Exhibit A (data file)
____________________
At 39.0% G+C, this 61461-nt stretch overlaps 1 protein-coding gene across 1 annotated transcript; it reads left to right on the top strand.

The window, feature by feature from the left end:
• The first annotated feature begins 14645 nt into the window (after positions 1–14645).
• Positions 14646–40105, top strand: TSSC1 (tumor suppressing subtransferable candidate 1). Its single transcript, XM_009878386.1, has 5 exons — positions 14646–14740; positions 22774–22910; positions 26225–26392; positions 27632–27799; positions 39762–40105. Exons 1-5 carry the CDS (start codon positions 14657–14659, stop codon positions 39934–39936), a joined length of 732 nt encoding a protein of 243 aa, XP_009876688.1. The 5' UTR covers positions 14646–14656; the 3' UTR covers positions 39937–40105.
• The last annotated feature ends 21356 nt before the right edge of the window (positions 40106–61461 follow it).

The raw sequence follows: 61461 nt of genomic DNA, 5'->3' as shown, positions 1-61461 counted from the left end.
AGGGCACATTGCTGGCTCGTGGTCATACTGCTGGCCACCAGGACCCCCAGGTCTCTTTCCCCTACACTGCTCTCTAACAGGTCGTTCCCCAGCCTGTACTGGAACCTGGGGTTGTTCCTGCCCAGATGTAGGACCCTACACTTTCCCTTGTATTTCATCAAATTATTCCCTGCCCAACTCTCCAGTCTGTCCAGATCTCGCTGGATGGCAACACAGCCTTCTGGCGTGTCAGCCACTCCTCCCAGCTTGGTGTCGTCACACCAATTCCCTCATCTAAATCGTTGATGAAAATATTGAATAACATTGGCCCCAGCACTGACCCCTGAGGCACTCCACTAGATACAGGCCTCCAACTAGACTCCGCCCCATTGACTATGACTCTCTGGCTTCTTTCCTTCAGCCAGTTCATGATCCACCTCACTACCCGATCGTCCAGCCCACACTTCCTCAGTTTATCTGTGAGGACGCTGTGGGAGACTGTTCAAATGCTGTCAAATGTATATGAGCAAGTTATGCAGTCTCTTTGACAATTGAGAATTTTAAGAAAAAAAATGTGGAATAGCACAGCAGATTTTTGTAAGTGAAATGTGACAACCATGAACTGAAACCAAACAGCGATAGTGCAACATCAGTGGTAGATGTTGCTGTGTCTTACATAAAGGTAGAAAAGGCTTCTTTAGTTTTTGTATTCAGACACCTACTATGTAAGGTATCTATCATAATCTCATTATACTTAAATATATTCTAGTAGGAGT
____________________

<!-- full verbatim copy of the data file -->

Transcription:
At 39.0% G+C, this 61461-nt stretch overlaps 1 protein-coding gene across 1 annotated transcript; it reads left to right on the top strand.

The window, feature by feature from the left end:
• The first annotated feature begins 14645 nt into the window (after positions 1–14645).
• Positions 14646–40105, top strand: TSSC1 (tumor suppressing subtransferable candidate 1). Its single transcript, XM_009878386.1, has 5 exons — positions 14646–14740; positions 22774–22910; positions 26225–26392; positions 27632–27799; positions 39762–40105. Exons 1-5 carry the CDS (start codon positions 14657–14659, stop codon positions 39934–39936), a joined length of 732 nt encoding a protein of 243 aa, XP_009876688.1. The 5' UTR covers positions 14646–14656; the 3' UTR covers positions 39937–40105.
• The last annotated feature ends 21356 nt before the right edge of the window (positions 40106–61461 follow it).

The raw sequence follows: 61461 nt of genomic DNA, 5'->3' as shown, positions 1-61461 counted from the left end.
AGGGCACATTGCTGGCTCGTGGTCATACTGCTGGCCACCAGGACCCCCAGGTCTCTTTCCCCTACACTGCTCTCTAACAGGTCGTTCCCCAGCCTGTACTGGAACCTGGGGTTGTTCCTGCCCAGATGTAGGACCCTACACTTTCCCTTGTATTTCATCAAATTATTCCCTGCCCAACTCTCCAGTCTGTCCAGATCTCGCTGGATGGCAACACAGCCTTCTGGCGTGTCAGCCACTCCTCCCAGCTTGGTGTCGTCACACCAATTCCCTCATCTAAATCGTTGATGAAAATATTGAATAACATTGGCCCCAGCACTGACCCCTGAGGCACTCCACTAGATACAGGCCTCCAACTAGACTCCGCCCCATTGACTATGACTCTCTGGCTTCTTTCCTTCAGCCAGTTCATGATCCACCTCACTACCCGATCGTCCAGCCCACACTTCCTCAGTTTATCTGTGAGGACGCTGTGGGAGACTGTTCAAATGCTGTCAAATGTATATGAGCAAGTTATGCAGTCTCTTTGACAATTGAGAATTTTAAGAAAAAAAATGTGGAATAGCACAGCAGATTTTTGTAAGTGAAATGTGACAACCATGAACTGAAACCAAACAGCGATAGTGCAACATCAGTGGTAGATGTTGCTGTGTCTTACATAAAGGTAGAAAAGGCTTCTTTAGTTTTTGTATTCAGACACCTACTATGTAAGGTATCTATCATAATCTCATTATACTTAAATATATTCTAGTAGGAGT